Nov 30, 15

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Katrina update

NASA satellite photos show the New Orleans flood (with a "before" shot for comparison). The disaster just gets worse - a minute ago CNN was reporting a fire in the French Quarter, and there's "a significant number of dead bodies in the water," and still no clear sense of the death toll, though the mayor of New Orleans speculates that thousands may be dead. [Link] The most pressing concern now is the potential for diseases to spread via stagnant water and unsanitary conditions. MSNBC quotes...


As much a novelty as a data source, Worldometers uses statistical averages and your computer's clock to calculate a variety of figures about human beings and the planet we live on. These are basic javascripts (meaning that, if you really want to have a self-incrementing world population meter on your site, the code is right there), and should work on any standards-compliant browser. The site reports some problems with KHTML browsers like Safari, but it seemed to work fine for me... (Via...



One of the results of the December tsunami was increased interest in the development of integrated systems for monitoring the Indian Ocean. It's likely that Katrina, too, will lead to greater attention to our ability to keep tabs on the ocean environment. A key difference, however, is that there are already numerous sensors and monitors in place around North America, unlike the pre-tsunami Indian Ocean; the focus probably won't be so much on putting more sensors in place as on making better...

Disaster Mini-Institute Boot Camps

While we are sure to come up with innovative approaches to adapation and mitigation to climate disruption, perhaps part of climate foresight also includes getting a better handle on how the "average person" can help others in the immediate aftermath of a disaster. And as far as Hurricane Katrina's concerned, that time is now. For those who've got the time, the ability, and a desire to help out in the Katrina disaster zone in the first person, the Santa Clara Valley Chapter of the Red Cross...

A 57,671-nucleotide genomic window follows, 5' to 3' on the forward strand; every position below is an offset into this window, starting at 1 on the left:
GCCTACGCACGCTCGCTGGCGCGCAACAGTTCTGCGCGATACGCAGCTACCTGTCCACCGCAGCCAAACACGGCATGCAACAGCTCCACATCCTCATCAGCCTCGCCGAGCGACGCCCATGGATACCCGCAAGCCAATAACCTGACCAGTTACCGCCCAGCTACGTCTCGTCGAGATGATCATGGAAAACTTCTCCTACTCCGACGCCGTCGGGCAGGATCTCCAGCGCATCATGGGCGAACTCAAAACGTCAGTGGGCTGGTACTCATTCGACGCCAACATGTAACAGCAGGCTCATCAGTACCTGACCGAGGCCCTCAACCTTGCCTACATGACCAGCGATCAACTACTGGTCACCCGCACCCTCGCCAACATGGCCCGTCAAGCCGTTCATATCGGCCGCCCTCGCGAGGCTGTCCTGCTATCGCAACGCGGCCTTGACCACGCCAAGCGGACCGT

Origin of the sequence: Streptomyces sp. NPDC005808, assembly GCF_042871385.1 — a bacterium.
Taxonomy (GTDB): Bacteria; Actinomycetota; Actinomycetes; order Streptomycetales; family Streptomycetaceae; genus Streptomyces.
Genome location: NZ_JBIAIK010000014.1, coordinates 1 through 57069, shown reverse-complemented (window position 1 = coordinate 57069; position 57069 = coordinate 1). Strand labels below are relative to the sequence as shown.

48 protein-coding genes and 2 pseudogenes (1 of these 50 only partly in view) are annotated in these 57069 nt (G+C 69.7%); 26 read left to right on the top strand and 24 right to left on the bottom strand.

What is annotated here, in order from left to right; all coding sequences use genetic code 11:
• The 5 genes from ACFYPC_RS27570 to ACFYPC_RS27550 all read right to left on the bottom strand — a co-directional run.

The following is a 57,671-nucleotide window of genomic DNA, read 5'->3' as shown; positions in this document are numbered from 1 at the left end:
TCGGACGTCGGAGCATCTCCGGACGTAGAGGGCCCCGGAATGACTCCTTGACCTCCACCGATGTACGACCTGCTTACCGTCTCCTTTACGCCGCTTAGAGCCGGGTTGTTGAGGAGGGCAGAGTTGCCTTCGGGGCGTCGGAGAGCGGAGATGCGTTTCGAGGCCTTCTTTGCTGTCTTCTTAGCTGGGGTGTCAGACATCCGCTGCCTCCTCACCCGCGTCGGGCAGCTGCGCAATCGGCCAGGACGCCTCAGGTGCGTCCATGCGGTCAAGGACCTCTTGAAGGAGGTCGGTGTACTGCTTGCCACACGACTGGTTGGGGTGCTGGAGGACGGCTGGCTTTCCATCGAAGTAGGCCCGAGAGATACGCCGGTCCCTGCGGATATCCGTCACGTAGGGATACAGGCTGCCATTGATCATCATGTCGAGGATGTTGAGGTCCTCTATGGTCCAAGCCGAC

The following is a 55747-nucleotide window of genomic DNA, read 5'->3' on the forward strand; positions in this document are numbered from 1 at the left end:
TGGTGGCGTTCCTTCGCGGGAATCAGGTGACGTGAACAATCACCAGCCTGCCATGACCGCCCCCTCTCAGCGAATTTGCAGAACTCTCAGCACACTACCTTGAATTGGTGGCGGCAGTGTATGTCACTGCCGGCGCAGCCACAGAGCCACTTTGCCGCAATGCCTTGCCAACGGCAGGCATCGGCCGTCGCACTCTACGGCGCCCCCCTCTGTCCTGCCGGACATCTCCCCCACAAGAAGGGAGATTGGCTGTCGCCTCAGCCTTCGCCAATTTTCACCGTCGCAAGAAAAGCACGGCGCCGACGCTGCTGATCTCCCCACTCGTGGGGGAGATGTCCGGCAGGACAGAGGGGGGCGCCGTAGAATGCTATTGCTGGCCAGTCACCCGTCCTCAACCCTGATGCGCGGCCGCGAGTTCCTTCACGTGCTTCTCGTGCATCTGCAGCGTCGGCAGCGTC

Patrick di Justo: Climate Consensus

Patrick di Justo is a New York-based science journalist. He is a contributing editor at Wired, a writer for Scientific American, Popular Science, the New York Times, and has a weekly radio segment about future science on public radio in New York. A new study published in the journal Global Ecology and Biogeography is billed as the first real-world test of global warming climate models. It manages to be both discouraging and very enlightening about our current state of understanding of the...

Alex in Grist, Part 2

The second part of Dave Roberts' interview with Alex Steffen for Grist is up today (we linked to Part One here). This one focuses on issues of sustainable urban and rural development. Alex: One of the places we've failed the worst is providing a vision of the rural future. [...] We need to do is start imagining what a high-tech, prosperous, 21st century rural life would look like. We can't allow ourselves to treat people in rural America the way environmentalists have sometimes been guilty...


Foresight in the Age of the Storm

In the age of climate disruption, clear-eyed foresight is a necessity -- but hurricane Katrina was a reminder that foresight means more than imagining the worst and preparing for it. Katrina came as a surprise to few of its victims. The storm, which had been just a Category 1 when it crossed Florida, grew stronger over the warm ocean as it drew towards the Gulf Coast; in the age of real time satellites and doppler radar, residents of the region had ample warning that danger was coming. Nor...


The so-called "female condom," which never quite took off in the US and Europe, is becoming a key tool in the fight against AIDS in the developing world. The somewhat tricky insertion process, the feel of it, and the noise -- all of which were negatives to Western users -- have turned out to be wildly appealing in numerous markets. Over 10 million female condoms have been sold in the developing world since the late 1990s. The Guardian has the details (and discusses the use of the female...


Katrina and the Levees

Check out "After Centuries of 'Controlling' Land, Gulf Learns Who's the Boss," a thorough, readable, straight talking, and slightly arch article in today's New York Times on the suite of environmental factors that have contributed to Katrina's enormously devatating impact on the Gulf Coast. Reporters Cornelia Dean and Andrew C. Revkin chart development and depletion of coastal ecologies in the region since the 18th century, "when French colonial administrators required land claimants to...


Blobject On Tour

Blobject is a Spanish company that exists in the intersection of several very worldchanging ideas: the use of electric micro-cars for in-town mobility; the use of free/libre/open-source software as a cornerstone of information technology; and the use of location-aware systems for deepening one's understanding of urban spaces. That the company name was inspired by a Bruce Sterling speech is just a wonderful extra. Blobject operates in Córdoba, Spain (and soon in Seville), renting small...

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